Is your child a reluctant reader? Here are a few possible reasons and some possible solutions.
Does your child have a difficult time decoding sounds? Matching letters with sounds? If so, spend extra time daily, even just 15 minutes, reading aloud to your child. Point to the print as you read it aloud so your child can follow along. Children need to hear the letter and sound association over and over.
Does your child dislike having to sit still to do the actual reading? No problem! Audio books are a great fit for a variety of reading needs, including this one. You can download a story and have your child listen to it while he or she is doing chores or out for a walk. To take this a big step further, listen to a book on CD in the car with your child. Not only will your child be developing literacy skills, but the two of you will engage in the story together. Discuss the elements of a story (plot, setting, characters) with your child. Ask questions about the story: Why did the main character do that? What caused him to make that decision? Do you agree with what he did? Posing questions to your child about the story strengthens higher-level thinking skills and encourages them to listen carefully to the story for further reflection.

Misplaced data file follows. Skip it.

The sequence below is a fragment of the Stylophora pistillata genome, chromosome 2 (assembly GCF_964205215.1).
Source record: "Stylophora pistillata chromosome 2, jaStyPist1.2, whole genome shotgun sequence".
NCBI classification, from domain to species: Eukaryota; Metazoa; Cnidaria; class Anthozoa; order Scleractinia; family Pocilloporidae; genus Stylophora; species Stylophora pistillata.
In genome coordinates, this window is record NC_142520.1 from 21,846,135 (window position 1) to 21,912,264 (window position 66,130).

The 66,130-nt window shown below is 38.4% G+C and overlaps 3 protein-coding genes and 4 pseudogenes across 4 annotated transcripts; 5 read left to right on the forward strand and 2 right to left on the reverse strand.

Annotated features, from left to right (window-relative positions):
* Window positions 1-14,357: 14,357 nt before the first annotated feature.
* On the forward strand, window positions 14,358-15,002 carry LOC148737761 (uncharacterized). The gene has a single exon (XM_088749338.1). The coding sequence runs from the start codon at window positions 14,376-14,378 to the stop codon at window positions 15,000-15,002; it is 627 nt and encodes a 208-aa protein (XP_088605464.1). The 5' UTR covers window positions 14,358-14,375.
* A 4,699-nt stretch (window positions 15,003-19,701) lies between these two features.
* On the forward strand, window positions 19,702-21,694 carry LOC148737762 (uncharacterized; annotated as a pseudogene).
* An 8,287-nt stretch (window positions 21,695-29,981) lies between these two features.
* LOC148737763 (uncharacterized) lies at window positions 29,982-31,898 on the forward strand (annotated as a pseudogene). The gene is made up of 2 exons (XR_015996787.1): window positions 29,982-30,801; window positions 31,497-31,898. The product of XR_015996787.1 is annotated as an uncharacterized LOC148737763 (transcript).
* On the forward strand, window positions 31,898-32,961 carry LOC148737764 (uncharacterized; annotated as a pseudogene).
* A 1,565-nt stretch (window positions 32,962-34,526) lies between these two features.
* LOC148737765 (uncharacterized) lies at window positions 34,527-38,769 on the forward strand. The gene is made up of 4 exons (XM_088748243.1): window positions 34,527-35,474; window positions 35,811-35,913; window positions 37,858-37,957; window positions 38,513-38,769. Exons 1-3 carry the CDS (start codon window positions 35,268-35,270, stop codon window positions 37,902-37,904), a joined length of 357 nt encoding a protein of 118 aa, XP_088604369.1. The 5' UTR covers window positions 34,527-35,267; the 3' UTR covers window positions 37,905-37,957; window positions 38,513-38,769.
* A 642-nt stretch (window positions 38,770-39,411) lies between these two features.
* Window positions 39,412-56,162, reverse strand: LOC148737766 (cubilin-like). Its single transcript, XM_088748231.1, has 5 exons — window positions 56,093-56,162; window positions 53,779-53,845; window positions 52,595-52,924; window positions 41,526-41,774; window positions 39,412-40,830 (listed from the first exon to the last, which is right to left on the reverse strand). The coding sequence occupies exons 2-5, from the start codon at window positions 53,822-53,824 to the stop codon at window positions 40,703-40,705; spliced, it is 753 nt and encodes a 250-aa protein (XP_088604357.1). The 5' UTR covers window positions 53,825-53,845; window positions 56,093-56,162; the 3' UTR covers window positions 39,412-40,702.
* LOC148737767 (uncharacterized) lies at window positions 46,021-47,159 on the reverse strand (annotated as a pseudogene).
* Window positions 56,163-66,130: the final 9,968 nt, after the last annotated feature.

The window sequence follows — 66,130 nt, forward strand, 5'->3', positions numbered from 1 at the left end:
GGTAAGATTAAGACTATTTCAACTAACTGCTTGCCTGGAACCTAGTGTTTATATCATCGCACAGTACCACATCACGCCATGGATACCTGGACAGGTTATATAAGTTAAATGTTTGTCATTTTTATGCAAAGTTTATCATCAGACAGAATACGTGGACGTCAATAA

Is your child a strong reader but seems disinterested in reading for pleasure? This requires some trial-and-error, but you and your child are bound to find something he or she will enjoy. First, try different genres you think your child would enjoy. Try matching your child’s real life interests with similar topics in literature. Next, think about your child’s personality type. Is he or she outgoing, athletic, shy, optimistic, or a deep thinker? Your child’s personality is unique, but excellent authors can delve deeply into the many aspects of the human experience, so, again, you’re certain to find a particular author whose work your child will enjoy.
(Hat tip: Mary Elizabeth)